Excessive C-sections: Hospitals respond to Consumer Reports study
Researchers at Consumer Reports say their analysis of hospital data finds too many hospitals are delivering babies by C-section when it's not medically necessary. Local hospitals say it's good to shed the light on the issue but Consumer Reports' hospital ratings for C-section frequency are misleading, because they don't take into account all the factors involved in many C-section decisions.
Consumer Reports says it has analyzed data from more than 1,500 hospitals in the 22 states where data is available and found several where more than half the women who expect a low-risk delivery undergo a C-section.
For low-risk deliveries, Consumer Reports found that C-section rates ranged from less than five percent to more than 50 percent. Low-risk deliveries are defined as: women who haven't had a C-section before, don't deliver prematurely, and are pregnant with a single baby who is properly positioned.
There are situations when a C-section is the safest option. But Consumer Reports says the vast majority of women who anticipate a low-risk delivery should expect to have a natural birth. Unnecessary C-sections drive up medical costs and increase risks for mothers and babies.
A state-by-state break down rates most smaller hospitals in Washington as better than average for doing fewer C-sections. Larger hospitals tend to get lower ratings and perform more C-sections. In it's report, Consumer Reports rates Overlake, Providence Centralia and UW Medical Center among the worst.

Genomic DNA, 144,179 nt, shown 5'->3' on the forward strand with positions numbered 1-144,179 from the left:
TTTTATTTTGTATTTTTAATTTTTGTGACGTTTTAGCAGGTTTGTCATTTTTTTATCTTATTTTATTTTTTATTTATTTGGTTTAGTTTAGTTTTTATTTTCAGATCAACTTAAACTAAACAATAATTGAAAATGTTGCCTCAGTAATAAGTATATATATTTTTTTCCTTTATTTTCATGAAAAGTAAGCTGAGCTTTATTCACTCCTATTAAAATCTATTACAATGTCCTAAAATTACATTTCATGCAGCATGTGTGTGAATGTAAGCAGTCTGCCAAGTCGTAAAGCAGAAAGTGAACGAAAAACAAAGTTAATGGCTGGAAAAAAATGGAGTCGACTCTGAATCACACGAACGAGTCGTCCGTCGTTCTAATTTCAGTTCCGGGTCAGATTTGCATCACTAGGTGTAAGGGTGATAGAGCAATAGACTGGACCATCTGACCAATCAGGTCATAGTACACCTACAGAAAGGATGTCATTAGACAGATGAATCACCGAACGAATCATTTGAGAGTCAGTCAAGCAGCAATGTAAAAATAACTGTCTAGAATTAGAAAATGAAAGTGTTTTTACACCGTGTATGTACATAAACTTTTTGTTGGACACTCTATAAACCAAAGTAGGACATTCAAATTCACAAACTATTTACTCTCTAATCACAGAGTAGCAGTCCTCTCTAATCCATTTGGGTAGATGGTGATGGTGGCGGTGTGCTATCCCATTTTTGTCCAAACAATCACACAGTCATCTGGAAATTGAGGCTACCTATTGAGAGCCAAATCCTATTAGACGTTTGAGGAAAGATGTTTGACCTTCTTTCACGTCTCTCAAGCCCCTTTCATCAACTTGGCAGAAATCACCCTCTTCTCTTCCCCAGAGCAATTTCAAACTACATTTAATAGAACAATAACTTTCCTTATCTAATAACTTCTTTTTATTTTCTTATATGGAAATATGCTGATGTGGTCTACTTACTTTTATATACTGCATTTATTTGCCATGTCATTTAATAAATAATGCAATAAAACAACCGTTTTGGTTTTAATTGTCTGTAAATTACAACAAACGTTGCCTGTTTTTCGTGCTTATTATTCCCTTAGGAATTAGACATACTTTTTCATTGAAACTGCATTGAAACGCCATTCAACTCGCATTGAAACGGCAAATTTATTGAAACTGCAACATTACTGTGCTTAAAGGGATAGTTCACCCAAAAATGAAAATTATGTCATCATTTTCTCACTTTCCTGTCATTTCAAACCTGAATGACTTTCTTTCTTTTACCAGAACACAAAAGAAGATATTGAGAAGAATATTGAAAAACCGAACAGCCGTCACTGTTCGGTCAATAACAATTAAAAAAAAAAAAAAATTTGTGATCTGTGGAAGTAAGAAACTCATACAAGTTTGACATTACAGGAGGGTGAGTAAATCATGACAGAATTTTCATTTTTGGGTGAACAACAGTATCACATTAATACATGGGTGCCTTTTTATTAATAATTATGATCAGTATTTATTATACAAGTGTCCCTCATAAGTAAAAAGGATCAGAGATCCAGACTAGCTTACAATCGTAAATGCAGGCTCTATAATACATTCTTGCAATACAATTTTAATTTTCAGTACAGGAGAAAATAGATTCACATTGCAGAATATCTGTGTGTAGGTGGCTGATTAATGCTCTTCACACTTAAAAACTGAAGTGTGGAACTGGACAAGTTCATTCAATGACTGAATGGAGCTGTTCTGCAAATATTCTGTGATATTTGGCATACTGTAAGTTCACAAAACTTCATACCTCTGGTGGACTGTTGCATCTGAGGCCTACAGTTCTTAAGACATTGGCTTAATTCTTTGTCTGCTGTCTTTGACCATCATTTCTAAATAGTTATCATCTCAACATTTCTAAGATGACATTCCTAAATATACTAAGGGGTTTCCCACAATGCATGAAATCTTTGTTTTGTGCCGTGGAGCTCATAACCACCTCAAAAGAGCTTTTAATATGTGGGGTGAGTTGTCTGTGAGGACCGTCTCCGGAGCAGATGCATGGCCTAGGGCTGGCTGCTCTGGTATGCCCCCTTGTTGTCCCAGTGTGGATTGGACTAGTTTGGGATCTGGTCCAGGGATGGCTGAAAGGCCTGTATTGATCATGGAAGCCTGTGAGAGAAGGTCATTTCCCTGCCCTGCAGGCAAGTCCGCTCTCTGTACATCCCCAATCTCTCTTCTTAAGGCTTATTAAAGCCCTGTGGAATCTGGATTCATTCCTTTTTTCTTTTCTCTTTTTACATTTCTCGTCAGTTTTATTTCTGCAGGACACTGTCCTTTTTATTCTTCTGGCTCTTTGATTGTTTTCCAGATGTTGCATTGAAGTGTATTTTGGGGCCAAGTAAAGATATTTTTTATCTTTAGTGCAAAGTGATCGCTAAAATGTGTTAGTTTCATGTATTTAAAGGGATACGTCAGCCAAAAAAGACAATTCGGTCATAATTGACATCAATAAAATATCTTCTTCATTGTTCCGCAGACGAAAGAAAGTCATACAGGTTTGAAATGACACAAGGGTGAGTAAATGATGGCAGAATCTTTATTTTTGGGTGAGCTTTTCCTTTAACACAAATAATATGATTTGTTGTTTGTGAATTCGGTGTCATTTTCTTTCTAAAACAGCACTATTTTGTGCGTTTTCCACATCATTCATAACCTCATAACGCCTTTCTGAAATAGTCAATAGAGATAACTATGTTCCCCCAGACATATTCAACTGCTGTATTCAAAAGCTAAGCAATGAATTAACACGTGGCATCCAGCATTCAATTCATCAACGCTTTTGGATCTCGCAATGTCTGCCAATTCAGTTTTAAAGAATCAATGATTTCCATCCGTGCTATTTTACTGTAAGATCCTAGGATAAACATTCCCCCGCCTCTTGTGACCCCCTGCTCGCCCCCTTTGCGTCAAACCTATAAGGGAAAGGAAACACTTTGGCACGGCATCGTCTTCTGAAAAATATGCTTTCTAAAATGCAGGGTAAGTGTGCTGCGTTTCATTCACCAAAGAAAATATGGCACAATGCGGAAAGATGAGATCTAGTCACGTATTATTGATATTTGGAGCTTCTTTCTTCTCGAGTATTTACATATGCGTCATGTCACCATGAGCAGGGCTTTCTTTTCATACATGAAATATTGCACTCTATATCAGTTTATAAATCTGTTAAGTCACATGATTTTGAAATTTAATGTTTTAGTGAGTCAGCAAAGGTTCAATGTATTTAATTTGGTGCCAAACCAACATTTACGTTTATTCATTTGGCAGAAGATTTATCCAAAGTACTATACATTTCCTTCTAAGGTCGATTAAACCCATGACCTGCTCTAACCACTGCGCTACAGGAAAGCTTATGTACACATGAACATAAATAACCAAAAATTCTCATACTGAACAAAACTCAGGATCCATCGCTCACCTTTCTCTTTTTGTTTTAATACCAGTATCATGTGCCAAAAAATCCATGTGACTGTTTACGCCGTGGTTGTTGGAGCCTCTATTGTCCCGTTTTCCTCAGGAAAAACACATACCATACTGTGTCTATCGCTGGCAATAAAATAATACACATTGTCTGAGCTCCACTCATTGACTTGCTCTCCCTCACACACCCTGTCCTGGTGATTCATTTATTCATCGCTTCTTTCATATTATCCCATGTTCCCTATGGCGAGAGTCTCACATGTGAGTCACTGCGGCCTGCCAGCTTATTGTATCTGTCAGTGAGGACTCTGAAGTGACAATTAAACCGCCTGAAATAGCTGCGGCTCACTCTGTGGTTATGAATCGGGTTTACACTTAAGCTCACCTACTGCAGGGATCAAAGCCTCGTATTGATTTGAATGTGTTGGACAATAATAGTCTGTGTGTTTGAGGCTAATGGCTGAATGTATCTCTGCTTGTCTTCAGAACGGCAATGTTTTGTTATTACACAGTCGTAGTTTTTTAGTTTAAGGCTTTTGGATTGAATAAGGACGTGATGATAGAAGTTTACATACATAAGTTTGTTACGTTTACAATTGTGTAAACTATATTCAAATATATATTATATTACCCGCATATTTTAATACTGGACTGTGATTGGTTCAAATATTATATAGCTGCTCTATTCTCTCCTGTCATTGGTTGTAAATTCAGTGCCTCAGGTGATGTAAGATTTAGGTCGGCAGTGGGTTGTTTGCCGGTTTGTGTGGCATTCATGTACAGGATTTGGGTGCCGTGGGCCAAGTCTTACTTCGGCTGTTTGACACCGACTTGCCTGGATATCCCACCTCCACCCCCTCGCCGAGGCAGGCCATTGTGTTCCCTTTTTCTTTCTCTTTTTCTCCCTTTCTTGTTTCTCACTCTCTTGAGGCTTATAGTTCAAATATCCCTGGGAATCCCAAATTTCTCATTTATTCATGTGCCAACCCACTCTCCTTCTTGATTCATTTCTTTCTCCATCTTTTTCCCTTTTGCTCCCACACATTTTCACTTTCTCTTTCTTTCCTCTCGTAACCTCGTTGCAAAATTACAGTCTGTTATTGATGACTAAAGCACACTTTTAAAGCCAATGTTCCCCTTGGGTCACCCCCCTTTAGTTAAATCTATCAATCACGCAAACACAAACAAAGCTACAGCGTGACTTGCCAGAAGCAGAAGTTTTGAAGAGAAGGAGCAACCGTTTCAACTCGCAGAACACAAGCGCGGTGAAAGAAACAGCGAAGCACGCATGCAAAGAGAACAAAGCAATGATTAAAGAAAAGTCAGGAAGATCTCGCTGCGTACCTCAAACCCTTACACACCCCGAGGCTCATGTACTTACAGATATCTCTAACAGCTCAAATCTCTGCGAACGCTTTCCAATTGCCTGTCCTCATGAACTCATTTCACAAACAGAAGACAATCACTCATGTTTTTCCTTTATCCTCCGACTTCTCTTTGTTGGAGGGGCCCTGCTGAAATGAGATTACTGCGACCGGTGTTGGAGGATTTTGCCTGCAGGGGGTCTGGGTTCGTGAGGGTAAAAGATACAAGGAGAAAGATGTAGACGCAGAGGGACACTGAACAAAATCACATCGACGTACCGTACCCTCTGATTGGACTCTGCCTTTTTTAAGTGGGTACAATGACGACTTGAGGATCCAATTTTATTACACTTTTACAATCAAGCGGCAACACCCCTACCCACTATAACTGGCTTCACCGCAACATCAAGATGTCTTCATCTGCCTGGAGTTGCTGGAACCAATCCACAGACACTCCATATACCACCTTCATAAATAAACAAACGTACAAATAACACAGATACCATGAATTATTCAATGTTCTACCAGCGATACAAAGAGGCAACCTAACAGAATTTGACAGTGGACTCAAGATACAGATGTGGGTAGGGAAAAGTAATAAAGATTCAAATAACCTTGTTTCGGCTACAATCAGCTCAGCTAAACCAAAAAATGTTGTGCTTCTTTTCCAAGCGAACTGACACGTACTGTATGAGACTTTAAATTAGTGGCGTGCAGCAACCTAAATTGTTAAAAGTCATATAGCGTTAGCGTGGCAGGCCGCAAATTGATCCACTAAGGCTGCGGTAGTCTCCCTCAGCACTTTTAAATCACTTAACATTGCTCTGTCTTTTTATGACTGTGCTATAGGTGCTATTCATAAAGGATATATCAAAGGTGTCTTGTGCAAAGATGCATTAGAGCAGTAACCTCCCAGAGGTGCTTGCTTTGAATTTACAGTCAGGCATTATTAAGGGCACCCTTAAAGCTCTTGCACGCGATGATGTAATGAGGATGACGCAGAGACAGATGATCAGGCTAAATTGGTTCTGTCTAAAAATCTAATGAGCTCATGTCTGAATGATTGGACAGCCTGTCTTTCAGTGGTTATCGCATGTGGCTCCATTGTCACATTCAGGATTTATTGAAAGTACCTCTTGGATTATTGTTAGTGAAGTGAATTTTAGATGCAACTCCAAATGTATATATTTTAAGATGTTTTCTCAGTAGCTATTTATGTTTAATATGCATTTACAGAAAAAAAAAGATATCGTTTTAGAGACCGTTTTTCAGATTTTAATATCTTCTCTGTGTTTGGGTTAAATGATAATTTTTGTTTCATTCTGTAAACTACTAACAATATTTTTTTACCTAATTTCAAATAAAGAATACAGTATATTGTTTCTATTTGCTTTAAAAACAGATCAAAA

To avoid unnecessary C-sections, Consumer Reports encourages expectant parents to ask the person who will deliver your baby about the hospital's C-section rates. In general, Consumer Reports says the lower the C-section rate, the better. Women are encouraged to definitely look for rates lower than the national average, which for low-risk deliveries is close to 18 percent.
Overlake Medical Center, Providence Centralia Hospital, and UWMC say they are aware of the C-section analysis and they continue to reduce their C-section rates. But doctors stress the Consumer Reports analysis omits critical factors. People involved in the baby delivery process say the study does not adjust for all the things known to influence C-section rate.
The hospitals submitted the following responses they say should be considered when reviewing the Consumer Reports information:
Providence Centralia response:
"Providence Centralia Hospital has been aware of the C-Section data, and started working last fall on this issue. We have decreased our overall C-Section rate by 13 percent in the first quarter of 2014 and expect that trend to continue."
Overlake Medical Center response:
"Overlake Medical Center is actively engaged in multiple efforts to reduce our elective cesarean section rate. The most impactful changes are being achieved by changing our policies and procedures around elective C-sections, working directly with the OB-GYN physicians who practice here and actively participating in the Leading Edge Advanced Practice Topics (LEAPT) program through the Washington State Hospital Association which is working statewide to ensure safe deliveries. Additionally, we are developing an active patient education effort to explain all childbirth options.